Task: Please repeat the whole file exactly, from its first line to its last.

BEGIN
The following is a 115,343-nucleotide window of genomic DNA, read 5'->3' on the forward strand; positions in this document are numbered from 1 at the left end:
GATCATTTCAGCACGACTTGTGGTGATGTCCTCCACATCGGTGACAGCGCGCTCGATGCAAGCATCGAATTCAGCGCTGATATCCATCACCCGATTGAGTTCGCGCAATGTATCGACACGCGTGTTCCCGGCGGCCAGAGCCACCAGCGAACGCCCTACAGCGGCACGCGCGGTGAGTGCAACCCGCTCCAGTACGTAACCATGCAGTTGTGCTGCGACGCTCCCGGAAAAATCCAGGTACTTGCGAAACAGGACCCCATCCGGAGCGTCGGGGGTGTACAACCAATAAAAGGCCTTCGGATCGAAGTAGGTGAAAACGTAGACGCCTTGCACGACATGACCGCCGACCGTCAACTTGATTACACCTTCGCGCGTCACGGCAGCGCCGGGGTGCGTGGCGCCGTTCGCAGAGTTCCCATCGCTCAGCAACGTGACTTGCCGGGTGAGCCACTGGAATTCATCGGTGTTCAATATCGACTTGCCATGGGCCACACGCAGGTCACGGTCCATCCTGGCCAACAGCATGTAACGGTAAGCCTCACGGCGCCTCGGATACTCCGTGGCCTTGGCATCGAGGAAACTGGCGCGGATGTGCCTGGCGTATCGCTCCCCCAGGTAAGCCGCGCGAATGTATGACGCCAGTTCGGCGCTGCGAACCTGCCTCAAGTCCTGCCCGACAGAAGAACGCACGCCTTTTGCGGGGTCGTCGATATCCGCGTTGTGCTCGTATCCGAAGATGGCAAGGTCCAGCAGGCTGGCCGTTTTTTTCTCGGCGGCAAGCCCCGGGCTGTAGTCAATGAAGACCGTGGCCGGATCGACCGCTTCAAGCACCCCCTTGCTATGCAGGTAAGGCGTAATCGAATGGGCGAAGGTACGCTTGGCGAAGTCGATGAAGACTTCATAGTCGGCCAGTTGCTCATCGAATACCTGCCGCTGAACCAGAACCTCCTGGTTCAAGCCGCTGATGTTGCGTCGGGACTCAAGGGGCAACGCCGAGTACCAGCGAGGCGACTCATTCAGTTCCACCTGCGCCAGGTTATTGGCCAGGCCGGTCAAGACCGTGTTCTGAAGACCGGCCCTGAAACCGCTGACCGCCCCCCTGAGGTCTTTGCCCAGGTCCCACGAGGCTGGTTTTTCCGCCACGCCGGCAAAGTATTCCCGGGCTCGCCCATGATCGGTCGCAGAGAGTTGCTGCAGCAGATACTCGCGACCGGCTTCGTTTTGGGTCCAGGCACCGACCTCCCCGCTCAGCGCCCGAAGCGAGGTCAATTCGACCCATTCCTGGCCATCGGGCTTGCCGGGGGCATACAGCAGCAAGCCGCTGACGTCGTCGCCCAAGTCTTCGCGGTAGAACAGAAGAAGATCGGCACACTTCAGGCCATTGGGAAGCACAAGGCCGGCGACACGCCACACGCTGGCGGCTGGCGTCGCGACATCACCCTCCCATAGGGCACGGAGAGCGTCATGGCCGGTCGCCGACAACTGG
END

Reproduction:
The following is a 115,343-nucleotide window of genomic DNA, read 5'->3' on the forward strand; positions in this document are numbered from 1 at the left end:
GATCATTTCAGCACGACTTGTGGTGATGTCCTCCACATCGGTGACAGCGCGCTCGATGCAAGCATCGAATTCAGCGCTGATATCCATCACCCGATTGAGTTCGCGCAATGTATCGACACGCGTGTTCCCGGCGGCCAGAGCCACCAGCGAACGCCCTACAGCGGCACGCGCGGTGAGTGCAACCCGCTCCAGTACGTAACCATGCAGTTGTGCTGCGACGCTCCCGGAAAAATCCAGGTACTTGCGAAACAGGACCCCATCCGGAGCGTCGGGGGTGTACAACCAATAAAAGGCCTTCGGATCGAAGTAGGTGAAAACGTAGACGCCTTGCACGACATGACCGCCGACCGTCAACTTGATTACACCTTCGCGCGTCACGGCAGCGCCGGGGTGCGTGGCGCCGTTCGCAGAGTTCCCATCGCTCAGCAACGTGACTTGCCGGGTGAGCCACTGGAATTCATCGGTGTTCAATATCGACTTGCCATGGGCCACACGCAGGTCACGGTCCATCCTGGCCAACAGCATGTAACGGTAAGCCTCACGGCGCCTCGGATACTCCGTGGCCTTGGCATCGAGGAAACTGGCGCGGATGTGCCTGGCGTATCGCTCCCCCAGGTAAGCCGCGCGAATGTATGACGCCAGTTCGGCGCTGCGAACCTGCCTCAAGTCCTGCCCGACAGAAGAACGCACGCCTTTTGCGGGGTCGTCGATATCCGCGTTGTGCTCGTATCCGAAGATGGCAAGGTCCAGCAGGCTGGCCGTTTTTTTCTCGGCGGCAAGCCCCGGGCTGTAGTCAATGAAGACCGTGGCCGGATCGACCGCTTCAAGCACCCCCTTGCTATGCAGGTAAGGCGTAATCGAATGGGCGAAGGTACGCTTGGCGAAGTCGATGAAGACTTCATAGTCGGCCAGTTGCTCATCGAATACCTGCCGCTGAACCAGAACCTCCTGGTTCAAGCCGCTGATGTTGCGTCGGGACTCAAGGGGCAACGCCGAGTACCAGCGAGGCGACTCATTCAGTTCCACCTGCGCCAGGTTATTGGCCAGGCCGGTCAAGACCGTGTTCTGAAGACCGGCCCTGAAACCGCTGACCGCCCCCCTGAGGTCTTTGCCCAGGTCCCACGAGGCTGGTTTTTCCGCCACGCCGGCAAAGTATTCCCGGGCTCGCCCATGATCGGTCGCAGAGAGTTGCTGCAGCAGATACTCGCGACCGGCTTCGTTTTGGGTCCAGGCACCGACCTCCCCGCTCAGCGCCCGAAGCGAGGTCAATTCGACCCATTCCTGGCCATCGGGCTTGCCGGGGGCATACAGCAGCAAGCCGCTGACGTCGTCGCCCAAGTCTTCGCGGTAGAACAGAAGAAGATCGGCACACTTCAGGCCATTGGGAAGCACAAGGCCGGCGACACGCCACACGCTGGCGGCTGGCGTCGCGACATCACCCTCCCATAGGGCACGGAGAGCGTCATGGCCGGTCGCCGACAACTGG